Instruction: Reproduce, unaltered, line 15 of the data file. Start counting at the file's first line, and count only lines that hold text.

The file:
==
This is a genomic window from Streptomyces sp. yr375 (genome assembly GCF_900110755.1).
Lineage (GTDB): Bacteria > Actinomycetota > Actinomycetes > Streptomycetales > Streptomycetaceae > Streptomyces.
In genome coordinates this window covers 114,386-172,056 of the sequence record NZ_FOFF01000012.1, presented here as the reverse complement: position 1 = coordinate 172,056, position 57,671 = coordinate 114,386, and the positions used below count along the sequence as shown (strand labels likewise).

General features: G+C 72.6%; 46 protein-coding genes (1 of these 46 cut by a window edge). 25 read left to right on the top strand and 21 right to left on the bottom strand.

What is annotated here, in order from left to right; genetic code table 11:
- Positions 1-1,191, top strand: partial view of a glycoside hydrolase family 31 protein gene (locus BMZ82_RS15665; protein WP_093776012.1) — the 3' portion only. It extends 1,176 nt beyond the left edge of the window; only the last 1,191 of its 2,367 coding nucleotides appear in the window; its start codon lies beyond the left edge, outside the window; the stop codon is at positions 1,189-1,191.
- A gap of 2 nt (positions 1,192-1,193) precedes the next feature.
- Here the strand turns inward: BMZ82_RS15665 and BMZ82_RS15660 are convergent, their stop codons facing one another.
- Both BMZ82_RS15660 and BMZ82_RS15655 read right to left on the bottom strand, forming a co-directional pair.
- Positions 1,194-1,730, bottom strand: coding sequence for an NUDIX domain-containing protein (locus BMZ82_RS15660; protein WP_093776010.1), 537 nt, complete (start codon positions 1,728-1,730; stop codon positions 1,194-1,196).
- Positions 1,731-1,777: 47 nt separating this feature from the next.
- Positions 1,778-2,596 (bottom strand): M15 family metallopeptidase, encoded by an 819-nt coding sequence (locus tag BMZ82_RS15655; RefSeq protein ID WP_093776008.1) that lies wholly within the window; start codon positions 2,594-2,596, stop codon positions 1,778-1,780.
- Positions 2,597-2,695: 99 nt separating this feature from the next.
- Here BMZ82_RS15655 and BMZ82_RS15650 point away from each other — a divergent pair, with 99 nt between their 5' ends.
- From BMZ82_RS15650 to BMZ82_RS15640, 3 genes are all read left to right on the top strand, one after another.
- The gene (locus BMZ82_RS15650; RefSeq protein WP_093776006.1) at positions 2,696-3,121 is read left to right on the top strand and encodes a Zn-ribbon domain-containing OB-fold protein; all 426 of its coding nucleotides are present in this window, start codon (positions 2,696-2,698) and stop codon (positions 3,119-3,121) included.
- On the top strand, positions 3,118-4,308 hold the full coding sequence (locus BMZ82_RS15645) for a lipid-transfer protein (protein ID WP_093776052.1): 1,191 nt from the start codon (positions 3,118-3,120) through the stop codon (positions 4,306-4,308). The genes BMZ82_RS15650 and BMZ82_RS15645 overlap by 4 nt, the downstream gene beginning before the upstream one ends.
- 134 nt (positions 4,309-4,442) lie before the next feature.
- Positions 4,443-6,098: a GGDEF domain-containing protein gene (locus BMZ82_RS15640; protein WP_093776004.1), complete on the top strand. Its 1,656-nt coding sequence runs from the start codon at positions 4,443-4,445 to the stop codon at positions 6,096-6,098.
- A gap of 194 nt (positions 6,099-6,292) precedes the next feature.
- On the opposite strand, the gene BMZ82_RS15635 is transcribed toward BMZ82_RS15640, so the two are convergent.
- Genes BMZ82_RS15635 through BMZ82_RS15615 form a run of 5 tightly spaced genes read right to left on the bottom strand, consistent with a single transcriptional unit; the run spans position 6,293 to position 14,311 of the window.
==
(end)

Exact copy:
- From BMZ82_RS15650 to BMZ82_RS15640, 3 genes are all read left to right on the top strand, one after another.